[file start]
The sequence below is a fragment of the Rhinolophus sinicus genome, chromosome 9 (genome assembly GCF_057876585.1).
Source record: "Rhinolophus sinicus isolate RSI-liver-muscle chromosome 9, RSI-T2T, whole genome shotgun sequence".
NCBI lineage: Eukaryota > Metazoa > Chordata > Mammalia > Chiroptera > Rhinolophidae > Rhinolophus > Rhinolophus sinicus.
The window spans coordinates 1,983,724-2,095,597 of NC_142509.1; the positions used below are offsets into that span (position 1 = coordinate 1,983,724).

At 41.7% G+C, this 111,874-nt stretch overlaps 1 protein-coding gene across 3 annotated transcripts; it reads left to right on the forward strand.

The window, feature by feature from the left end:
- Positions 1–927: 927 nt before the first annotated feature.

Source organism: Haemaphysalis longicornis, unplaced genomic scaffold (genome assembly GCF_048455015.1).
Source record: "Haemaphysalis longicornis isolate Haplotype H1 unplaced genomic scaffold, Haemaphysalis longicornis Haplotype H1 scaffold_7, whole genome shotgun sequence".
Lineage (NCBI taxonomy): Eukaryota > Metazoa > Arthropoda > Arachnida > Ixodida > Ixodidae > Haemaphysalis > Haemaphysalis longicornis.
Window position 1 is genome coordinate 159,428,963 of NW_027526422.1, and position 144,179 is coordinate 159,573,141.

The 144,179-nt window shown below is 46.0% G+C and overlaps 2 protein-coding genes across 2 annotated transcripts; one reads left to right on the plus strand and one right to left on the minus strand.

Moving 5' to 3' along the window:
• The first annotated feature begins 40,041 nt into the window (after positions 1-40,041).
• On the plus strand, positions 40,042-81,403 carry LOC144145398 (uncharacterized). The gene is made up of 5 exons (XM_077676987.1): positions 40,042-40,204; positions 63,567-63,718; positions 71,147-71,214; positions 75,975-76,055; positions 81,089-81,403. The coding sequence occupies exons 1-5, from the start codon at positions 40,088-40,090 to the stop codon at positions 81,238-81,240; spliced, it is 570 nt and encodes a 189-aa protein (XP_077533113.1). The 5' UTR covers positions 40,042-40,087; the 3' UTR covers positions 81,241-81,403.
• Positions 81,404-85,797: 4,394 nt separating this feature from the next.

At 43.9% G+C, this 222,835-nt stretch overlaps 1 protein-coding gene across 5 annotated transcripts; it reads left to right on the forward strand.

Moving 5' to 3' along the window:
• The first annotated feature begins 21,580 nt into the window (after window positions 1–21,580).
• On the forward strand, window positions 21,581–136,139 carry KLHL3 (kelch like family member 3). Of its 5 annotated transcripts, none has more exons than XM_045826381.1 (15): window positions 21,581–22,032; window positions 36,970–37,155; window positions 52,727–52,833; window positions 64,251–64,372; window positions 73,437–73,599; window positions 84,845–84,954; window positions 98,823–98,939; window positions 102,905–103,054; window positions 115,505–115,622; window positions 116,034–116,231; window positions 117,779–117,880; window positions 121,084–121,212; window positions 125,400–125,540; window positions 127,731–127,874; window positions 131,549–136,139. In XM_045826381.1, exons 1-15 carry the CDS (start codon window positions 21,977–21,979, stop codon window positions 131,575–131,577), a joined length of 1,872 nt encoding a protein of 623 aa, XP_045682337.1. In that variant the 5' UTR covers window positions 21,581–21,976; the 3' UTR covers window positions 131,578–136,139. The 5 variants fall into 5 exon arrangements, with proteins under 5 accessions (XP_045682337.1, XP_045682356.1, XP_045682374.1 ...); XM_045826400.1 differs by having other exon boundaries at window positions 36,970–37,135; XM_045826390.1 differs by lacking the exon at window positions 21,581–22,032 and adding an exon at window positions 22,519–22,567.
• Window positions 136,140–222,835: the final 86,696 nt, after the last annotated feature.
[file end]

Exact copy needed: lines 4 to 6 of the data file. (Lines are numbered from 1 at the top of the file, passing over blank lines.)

The window spans coordinates 1,983,724-2,095,597 of NC_142509.1; the positions used below are offsets into that span (position 1 = coordinate 1,983,724).

At 41.7% G+C, this 111,874-nt stretch overlaps 1 protein-coding gene across 3 annotated transcripts; it reads left to right on the forward strand.

The window, feature by feature from the left end: